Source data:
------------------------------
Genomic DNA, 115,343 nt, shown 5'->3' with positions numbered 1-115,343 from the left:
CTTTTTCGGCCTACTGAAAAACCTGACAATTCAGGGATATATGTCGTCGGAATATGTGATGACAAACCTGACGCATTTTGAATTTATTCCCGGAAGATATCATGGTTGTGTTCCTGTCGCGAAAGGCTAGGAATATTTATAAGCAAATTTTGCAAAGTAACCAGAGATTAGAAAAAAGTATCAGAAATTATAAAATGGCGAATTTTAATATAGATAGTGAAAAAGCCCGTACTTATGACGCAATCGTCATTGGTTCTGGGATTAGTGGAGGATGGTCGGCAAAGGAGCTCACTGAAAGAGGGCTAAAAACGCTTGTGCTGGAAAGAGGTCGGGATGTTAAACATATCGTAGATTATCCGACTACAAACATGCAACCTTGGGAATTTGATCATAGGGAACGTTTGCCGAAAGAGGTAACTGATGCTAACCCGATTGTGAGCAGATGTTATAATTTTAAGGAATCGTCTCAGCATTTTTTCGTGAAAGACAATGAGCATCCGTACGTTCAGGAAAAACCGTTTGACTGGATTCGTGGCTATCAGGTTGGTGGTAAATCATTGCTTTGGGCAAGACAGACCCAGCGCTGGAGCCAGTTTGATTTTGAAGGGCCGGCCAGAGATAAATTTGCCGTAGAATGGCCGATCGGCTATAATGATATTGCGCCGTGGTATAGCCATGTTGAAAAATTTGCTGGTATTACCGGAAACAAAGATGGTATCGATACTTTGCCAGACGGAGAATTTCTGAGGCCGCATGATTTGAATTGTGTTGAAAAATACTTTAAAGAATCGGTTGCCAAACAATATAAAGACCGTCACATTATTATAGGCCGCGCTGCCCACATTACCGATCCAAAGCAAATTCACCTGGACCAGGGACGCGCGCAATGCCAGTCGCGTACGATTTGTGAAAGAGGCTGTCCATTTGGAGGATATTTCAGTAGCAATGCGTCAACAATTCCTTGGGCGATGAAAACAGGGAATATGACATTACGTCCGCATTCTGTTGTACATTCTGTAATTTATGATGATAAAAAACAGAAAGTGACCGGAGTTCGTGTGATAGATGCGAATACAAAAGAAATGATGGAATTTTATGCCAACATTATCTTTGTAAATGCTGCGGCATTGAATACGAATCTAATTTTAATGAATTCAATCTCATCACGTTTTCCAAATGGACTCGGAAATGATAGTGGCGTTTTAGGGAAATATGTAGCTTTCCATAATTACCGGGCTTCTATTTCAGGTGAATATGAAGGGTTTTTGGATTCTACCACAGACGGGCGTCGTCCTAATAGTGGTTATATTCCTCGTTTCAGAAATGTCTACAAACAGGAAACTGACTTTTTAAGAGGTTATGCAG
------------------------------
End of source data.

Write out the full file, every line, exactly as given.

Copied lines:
Genomic DNA, 115,343 nt, shown 5'->3' with positions numbered 1-115,343 from the left:
CTTTTTCGGCCTACTGAAAAACCTGACAATTCAGGGATATATGTCGTCGGAATATGTGATGACAAACCTGACGCATTTTGAATTTATTCCCGGAAGATATCATGGTTGTGTTCCTGTCGCGAAAGGCTAGGAATATTTATAAGCAAATTTTGCAAAGTAACCAGAGATTAGAAAAAAGTATCAGAAATTATAAAATGGCGAATTTTAATATAGATAGTGAAAAAGCCCGTACTTATGACGCAATCGTCATTGGTTCTGGGATTAGTGGAGGATGGTCGGCAAAGGAGCTCACTGAAAGAGGGCTAAAAACGCTTGTGCTGGAAAGAGGTCGGGATGTTAAACATATCGTAGATTATCCGACTACAAACATGCAACCTTGGGAATTTGATCATAGGGAACGTTTGCCGAAAGAGGTAACTGATGCTAACCCGATTGTGAGCAGATGTTATAATTTTAAGGAATCGTCTCAGCATTTTTTCGTGAAAGACAATGAGCATCCGTACGTTCAGGAAAAACCGTTTGACTGGATTCGTGGCTATCAGGTTGGTGGTAAATCATTGCTTTGGGCAAGACAGACCCAGCGCTGGAGCCAGTTTGATTTTGAAGGGCCGGCCAGAGATAAATTTGCCGTAGAATGGCCGATCGGCTATAATGATATTGCGCCGTGGTATAGCCATGTTGAAAAATTTGCTGGTATTACCGGAAACAAAGATGGTATCGATACTTTGCCAGACGGAGAATTTCTGAGGCCGCATGATTTGAATTGTGTTGAAAAATACTTTAAAGAATCGGTTGCCAAACAATATAAAGACCGTCACATTATTATAGGCCGCGCTGCCCACATTACCGATCCAAAGCAAATTCACCTGGACCAGGGACGCGCGCAATGCCAGTCGCGTACGATTTGTGAAAGAGGCTGTCCATTTGGAGGATATTTCAGTAGCAATGCGTCAACAATTCCTTGGGCGATGAAAACAGGGAATATGACATTACGTCCGCATTCTGTTGTACATTCTGTAATTTATGATGATAAAAAACAGAAAGTGACCGGAGTTCGTGTGATAGATGCGAATACAAAAGAAATGATGGAATTTTATGCCAACATTATCTTTGTAAATGCTGCGGCATTGAATACGAATCTAATTTTAATGAATTCAATCTCATCACGTTTTCCAAATGGACTCGGAAATGATAGTGGCGTTTTAGGGAAATATGTAGCTTTCCATAATTACCGGGCTTCTATTTCAGGTGAATATGAAGGGTTTTTGGATTCTACCACAGACGGGCGTCGTCCTAATAGTGGTTATATTCCTCGTTTCAGAAATGTCTACAAACAGGAAACTGACTTTTTAAGAGGTTATGCAG